European banks are in bad shape, and shareholders and bondholders are feeling the heat. With governments and regulators still groping for a solution, various options have bubbled to the surface.
Three main responses have been proposed to Europe’s banking crisis: 1) more stringent regulation and a cap on government debt purchases; 2) setting up bad banks to be financed by taxpayers or monetary expansion; 3) bail-ins requiring shareholders and bondholders to assume heavy losses. With the policy debate now focused on the need for a political solution, it appears that the third response is the least likely and that taxpayers will ultimately be asked to pick up much of the tab.
Many European banks are still in trouble. Some ventured into risky financial investments (including toxic derivatives) and got burned. Others lent to businesses and consumers that had become unable to repay their loans after the economic slowdown hit. Almost all major European banks bought large quantities of Treasury paper from governments whose finances suddenly proved fragile, leaving them vulnerable to possible “haircuts” or forced rescheduling.
To make matters worse, the entire banking industry is suffering through a period of low margins and modest business volumes. Near-zero inflation is squeezing the markup on loans, good borrowers are scarce amid low growth and high uncertainty, and retail customers are less and less willing to pay high asset management fees.
In short, banking has become less profitable; often it is not profitable at all. While commercial banks’ balance sheets look cleaner than in the past, potential losses loom just around the corner, and many observers believe that their capital and reserves are still too thin. Italian banks alone are burdened with 200 billion euros of non-performing loans. This figure could be twice as large if one includes “performing” loans rolled over because borrowers could not repay the principal.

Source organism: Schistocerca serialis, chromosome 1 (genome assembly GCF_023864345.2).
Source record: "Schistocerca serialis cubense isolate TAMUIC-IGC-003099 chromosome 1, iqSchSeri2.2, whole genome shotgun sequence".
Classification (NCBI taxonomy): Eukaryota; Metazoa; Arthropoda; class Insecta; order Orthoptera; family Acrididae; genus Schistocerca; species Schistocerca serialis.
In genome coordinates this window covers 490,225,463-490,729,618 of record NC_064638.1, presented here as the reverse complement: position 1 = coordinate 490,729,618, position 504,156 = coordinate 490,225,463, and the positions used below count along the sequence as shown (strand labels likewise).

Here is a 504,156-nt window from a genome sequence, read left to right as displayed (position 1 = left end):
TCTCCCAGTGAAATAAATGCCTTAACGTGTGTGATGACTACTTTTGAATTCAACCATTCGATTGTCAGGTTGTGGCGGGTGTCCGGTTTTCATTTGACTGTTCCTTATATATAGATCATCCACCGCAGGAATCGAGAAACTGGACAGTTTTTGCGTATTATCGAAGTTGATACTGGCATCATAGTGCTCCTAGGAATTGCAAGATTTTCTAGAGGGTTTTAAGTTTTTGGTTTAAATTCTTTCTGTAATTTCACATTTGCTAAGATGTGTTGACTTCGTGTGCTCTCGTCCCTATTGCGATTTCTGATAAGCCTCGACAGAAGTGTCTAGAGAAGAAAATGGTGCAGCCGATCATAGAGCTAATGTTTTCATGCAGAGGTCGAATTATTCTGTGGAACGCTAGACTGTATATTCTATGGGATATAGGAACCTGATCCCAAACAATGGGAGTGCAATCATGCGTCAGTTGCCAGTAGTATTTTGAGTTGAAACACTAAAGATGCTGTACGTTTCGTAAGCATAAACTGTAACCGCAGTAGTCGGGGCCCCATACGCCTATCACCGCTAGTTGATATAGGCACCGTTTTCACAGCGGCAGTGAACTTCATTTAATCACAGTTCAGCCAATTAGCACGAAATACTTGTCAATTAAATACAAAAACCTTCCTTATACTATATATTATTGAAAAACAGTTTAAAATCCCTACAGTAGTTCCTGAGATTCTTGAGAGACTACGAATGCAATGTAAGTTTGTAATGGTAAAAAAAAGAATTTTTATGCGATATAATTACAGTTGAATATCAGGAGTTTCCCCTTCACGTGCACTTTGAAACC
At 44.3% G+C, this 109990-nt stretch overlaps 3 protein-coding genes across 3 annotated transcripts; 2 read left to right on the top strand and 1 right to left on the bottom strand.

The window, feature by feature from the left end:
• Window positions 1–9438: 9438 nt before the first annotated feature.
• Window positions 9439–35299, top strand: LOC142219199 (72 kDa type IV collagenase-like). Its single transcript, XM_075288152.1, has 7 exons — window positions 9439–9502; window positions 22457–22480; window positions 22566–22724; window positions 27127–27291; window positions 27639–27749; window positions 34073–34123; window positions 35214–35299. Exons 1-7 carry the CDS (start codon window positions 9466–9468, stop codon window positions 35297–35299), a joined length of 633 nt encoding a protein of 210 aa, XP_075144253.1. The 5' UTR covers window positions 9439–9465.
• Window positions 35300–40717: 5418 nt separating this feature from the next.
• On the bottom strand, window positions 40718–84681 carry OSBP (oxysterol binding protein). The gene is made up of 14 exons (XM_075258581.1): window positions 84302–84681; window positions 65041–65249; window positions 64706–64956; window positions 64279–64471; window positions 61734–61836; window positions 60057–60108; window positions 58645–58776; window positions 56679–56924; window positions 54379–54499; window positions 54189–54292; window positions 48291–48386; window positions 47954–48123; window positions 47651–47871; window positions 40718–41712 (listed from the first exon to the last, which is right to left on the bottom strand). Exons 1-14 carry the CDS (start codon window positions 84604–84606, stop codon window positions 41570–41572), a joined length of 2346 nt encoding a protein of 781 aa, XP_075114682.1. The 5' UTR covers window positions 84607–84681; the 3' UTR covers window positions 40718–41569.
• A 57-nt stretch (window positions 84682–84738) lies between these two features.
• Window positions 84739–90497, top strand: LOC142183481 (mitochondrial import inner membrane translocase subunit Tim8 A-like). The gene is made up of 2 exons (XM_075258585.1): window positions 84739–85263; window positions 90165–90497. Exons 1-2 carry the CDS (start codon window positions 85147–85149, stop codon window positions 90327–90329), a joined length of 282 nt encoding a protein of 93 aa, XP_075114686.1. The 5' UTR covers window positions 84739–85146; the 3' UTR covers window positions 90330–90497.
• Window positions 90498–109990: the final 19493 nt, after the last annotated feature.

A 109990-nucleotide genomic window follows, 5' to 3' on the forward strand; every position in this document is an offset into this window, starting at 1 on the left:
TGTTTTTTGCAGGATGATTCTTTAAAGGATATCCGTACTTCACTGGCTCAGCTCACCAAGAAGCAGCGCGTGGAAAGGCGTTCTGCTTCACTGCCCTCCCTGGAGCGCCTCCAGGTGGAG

There is some good news for those who fret about the possible collapse of the banking system. The European Central Bank has effectively promised to print all the euros it takes to avoid any liquidity shortage resulting from a run on the banks. But for the moment, liquidity is not a burning issue, as shown by the number of European banks considering buybacks of their own shares and bonds. In fact, a bank run is unlikely to occur, unless it is provoked by the national governments or by the authorities in Brussels or Frankfurt. This does not mean that everything is under control. Nonetheless, individual bank failures would not necessarily mean contagion.
In order to deal with the banking problem, the European Union has put forward various proposals. They differ according to their real target, some are clearly misdirected, and each would entail different consequences. For the sake of simplicity, we will focus on three broad options.